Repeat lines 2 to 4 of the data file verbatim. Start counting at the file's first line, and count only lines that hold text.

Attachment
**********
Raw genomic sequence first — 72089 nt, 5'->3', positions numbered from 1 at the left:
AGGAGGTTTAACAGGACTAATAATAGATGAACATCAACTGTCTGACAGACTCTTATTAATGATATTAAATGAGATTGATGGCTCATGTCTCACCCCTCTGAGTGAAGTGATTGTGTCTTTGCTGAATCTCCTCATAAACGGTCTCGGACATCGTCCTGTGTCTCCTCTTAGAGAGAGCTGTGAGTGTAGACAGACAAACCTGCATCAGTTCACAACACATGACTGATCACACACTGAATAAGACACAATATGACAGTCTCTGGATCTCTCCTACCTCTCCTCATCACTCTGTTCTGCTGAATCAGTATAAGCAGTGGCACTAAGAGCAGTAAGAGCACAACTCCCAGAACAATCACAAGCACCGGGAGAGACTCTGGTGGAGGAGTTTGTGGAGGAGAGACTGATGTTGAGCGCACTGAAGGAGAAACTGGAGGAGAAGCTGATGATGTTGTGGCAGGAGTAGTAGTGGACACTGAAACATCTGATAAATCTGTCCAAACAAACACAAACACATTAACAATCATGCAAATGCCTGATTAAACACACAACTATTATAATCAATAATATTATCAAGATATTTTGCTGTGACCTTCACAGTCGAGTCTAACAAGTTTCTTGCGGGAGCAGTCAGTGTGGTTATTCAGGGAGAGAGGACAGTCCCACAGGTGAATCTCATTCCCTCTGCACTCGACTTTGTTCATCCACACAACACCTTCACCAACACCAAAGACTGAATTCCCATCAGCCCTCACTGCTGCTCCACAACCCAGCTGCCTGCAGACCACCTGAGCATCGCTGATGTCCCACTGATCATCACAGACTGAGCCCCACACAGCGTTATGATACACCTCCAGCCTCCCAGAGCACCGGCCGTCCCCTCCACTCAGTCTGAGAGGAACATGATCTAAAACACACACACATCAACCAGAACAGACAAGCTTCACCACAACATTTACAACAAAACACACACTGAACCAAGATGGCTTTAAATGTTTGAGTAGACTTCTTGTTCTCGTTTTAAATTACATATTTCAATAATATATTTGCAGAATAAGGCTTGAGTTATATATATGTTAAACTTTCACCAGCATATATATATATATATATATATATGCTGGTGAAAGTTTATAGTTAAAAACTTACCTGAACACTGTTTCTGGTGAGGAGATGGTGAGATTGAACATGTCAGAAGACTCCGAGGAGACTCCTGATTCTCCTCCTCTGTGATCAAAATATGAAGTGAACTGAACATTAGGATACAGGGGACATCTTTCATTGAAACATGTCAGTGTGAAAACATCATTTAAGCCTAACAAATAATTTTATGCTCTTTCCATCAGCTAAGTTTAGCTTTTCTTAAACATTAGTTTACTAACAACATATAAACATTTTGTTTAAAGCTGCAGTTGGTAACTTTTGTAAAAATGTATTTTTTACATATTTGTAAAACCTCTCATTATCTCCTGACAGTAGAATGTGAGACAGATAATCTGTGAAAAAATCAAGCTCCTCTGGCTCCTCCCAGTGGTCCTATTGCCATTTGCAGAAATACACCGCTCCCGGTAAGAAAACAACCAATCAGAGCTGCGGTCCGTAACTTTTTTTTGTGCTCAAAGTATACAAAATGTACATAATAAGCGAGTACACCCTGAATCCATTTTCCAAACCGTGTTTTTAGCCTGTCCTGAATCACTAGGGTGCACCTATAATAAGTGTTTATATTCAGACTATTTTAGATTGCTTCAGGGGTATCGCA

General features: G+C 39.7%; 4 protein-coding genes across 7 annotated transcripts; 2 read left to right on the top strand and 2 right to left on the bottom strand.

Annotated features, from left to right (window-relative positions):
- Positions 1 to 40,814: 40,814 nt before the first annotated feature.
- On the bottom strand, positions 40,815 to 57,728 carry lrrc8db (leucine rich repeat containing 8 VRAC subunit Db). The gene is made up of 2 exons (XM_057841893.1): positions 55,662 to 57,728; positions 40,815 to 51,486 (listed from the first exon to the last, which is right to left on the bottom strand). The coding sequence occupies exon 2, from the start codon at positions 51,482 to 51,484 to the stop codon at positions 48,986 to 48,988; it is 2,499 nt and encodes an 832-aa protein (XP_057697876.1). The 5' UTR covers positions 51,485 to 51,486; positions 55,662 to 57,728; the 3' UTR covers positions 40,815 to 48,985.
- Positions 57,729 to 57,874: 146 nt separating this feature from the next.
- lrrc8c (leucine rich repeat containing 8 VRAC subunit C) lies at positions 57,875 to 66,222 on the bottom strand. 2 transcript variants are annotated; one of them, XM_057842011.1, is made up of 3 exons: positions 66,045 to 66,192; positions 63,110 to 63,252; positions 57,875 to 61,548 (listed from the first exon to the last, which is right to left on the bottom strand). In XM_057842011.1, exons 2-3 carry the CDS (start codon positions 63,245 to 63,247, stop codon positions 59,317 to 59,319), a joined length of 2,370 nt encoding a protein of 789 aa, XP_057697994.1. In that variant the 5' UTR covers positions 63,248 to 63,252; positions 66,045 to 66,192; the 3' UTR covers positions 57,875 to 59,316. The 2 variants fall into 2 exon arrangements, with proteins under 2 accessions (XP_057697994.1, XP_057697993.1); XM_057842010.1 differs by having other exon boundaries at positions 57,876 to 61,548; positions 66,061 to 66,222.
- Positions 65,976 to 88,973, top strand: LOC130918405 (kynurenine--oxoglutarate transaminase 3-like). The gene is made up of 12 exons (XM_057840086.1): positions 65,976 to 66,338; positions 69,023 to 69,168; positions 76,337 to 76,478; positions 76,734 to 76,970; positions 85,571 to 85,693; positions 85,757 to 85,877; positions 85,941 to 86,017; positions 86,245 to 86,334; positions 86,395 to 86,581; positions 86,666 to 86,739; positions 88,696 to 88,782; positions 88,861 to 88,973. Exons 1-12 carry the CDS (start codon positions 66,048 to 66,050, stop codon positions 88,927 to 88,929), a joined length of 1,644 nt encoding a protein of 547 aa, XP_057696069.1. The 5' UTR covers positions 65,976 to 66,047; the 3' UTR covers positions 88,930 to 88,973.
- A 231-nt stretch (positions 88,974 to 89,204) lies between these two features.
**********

AGGAGGTTTAACAGGACTAATAATAGATGAACATCAACTGTCTGACAGACTCTTATTAATGATATTAAATGAGATTGATGGCTCATGTCTCACCCCTCTGAGTGAAGTGATTGTGTCTTTGCTGAATCTCCTCATAAACGGTCTCGGACATCGTCCTGTGTCTCCTCTTAGAGAGAGCTGTGAGTGTAGACAGACAAACCTGCATCAGTTCACAACACATGACTGATCACACACTGAATAAGACACAATATGACAGTCTCTGGATCTCTCCTACCTCTCCTCATCACTCTGTTCTGCTGAATCAGTATAAGCAGTGGCACTAAGAGCAGTAAGAGCACAACTCCCAGAACAATCACAAGCACCGGGAGAGACTCTGGTGGAGGAGTTTGTGGAGGAGAGACTGATGTTGAGCGCACTGAAGGAGAAACTGGAGGAGAAGCTGATGATGTTGTGGCAGGAGTAGTAGTGGACACTGAAACATCTGATAAATCTGTCCAAACAAACACAAACACATTAACAATCATGCAAATGCCTGATTAAACACACAACTATTATAATCAATAATATTATCAAGATATTTTGCTGTGACCTTCACAGTCGAGTCTAACAAGTTTCTTGCGGGAGCAGTCAGTGTGGTTATTCAGGGAGAGAGGACAGTCCCACAGGTGAATCTCATTCCCTCTGCACTCGACTTTGTTCATCCACACAACACCTTCACCAACACCAAAGACTGAATTCCCATCAGCCCTCACTGCTGCTCCACAACCCAGCTGCCTGCAGACCACCTGAGCATCGCTGATGTCCCACTGATCATCACAGACTGAGCCCCACACAGCGTTATGATACACCTCCAGCCTCCCAGAGCACCGGCCGTCCCCTCCACTCAGTCTGAGAGGAACATGATCTAAAACACACACACATCAACCAGAACAGACAAGCTTCACCACAACATTTACAACAAAACACACACTGAACCAAGATGGCTTTAAATGTTTGAGTAGACTTCTTGTTCTCGTTTTAAATTACATATTTCAATAATATATTTGCAGAATAAGGCTTGAGTTATATATATGTTAAACTTTCACCAGCATATATATATATATATATATATATGCTGGTGAAAGTTTATAGTTAAAAACTTACCTGAACACTGTTTCTGGTGAGGAGATGGTGAGATTGAACATGTCAGAAGACTCCGAGGAGACTCCTGATTCTCCTCCTCTGTGATCAAAATATGAAGTGAACTGAACATTAGGATACAGGGGACATCTTTCATTGAAACATGTCAGTGTGAAAACATCATTTAAGCCTAACAAATAATTTTATGCTCTTTCCATCAGCTAAGTTTAGCTTTTCTTAAACATTAGTTTACTAACAACATATAAACATTTTGTTTAAAGCTGCAGTTGGTAACTTTTGTAAAAATGTATTTTTTACATATTTGTAAAACCTCTCATTATCTCCTGACAGTAGAATGTGAGACAGATAATCTGTGAAAAAATCAAGCTCCTCTGGCTCCTCCCAGTGGTCCTATTGCCATTTGCAGAAATACACCGCTCCCGGTAAGAAAACAACCAATCAGAGCTGCGGTCCGTAACTTTTTTTTGTGCTCAAAGTATACAAAATGTACATAATAAGCGAGTACACCCTGAATCCATTTTCCAAACCGTGTTTTTAGCCTGTCCTGAATCACTAGGGTGCACCTATAATAAGTGTTTATATTCAGACTATTTTAGATTGCTTCAGGGGTATCGCA

General features: G+C 39.7%; 4 protein-coding genes across 7 annotated transcripts; 2 read left to right on the top strand and 2 right to left on the bottom strand.

Annotated features, from left to right (window-relative positions):